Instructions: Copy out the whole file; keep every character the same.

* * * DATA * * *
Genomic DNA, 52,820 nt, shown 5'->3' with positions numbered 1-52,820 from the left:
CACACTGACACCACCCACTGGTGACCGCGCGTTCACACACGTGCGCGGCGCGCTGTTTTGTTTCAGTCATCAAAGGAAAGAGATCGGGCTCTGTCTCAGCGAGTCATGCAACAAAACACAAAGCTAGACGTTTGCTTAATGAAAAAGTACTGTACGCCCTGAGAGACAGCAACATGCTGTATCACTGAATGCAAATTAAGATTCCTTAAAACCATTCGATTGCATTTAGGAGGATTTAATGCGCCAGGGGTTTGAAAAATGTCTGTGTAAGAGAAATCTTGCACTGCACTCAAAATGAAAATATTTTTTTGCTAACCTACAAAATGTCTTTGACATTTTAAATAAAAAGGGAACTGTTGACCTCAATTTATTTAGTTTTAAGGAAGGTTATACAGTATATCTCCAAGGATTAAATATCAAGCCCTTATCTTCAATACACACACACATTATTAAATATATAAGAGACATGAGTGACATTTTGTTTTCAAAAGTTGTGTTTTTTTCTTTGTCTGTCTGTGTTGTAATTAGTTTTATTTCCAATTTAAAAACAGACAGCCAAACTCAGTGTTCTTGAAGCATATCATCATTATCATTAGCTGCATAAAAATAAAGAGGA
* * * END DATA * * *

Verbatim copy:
Genomic DNA, 52,820 nt, shown 5'->3' with positions numbered 1-52,820 from the left:
CACACTGACACCACCCACTGGTGACCGCGCGTTCACACACGTGCGCGGCGCGCTGTTTTGTTTCAGTCATCAAAGGAAAGAGATCGGGCTCTGTCTCAGCGAGTCATGCAACAAAACACAAAGCTAGACGTTTGCTTAATGAAAAAGTACTGTACGCCCTGAGAGACAGCAACATGCTGTATCACTGAATGCAAATTAAGATTCCTTAAAACCATTCGATTGCATTTAGGAGGATTTAATGCGCCAGGGGTTTGAAAAATGTCTGTGTAAGAGAAATCTTGCACTGCACTCAAAATGAAAATATTTTTTTGCTAACCTACAAAATGTCTTTGACATTTTAAATAAAAAGGGAACTGTTGACCTCAATTTATTTAGTTTTAAGGAAGGTTATACAGTATATCTCCAAGGATTAAATATCAAGCCCTTATCTTCAATACACACACACATTATTAAATATATAAGAGACATGAGTGACATTTTGTTTTCAAAAGTTGTGTTTTTTTCTTTGTCTGTCTGTGTTGTAATTAGTTTTATTTCCAATTTAAAAACAGACAGCCAAACTCAGTGTTCTTGAAGCATATCATCATTATCATTAGCTGCATAAAAATAAAGAGGA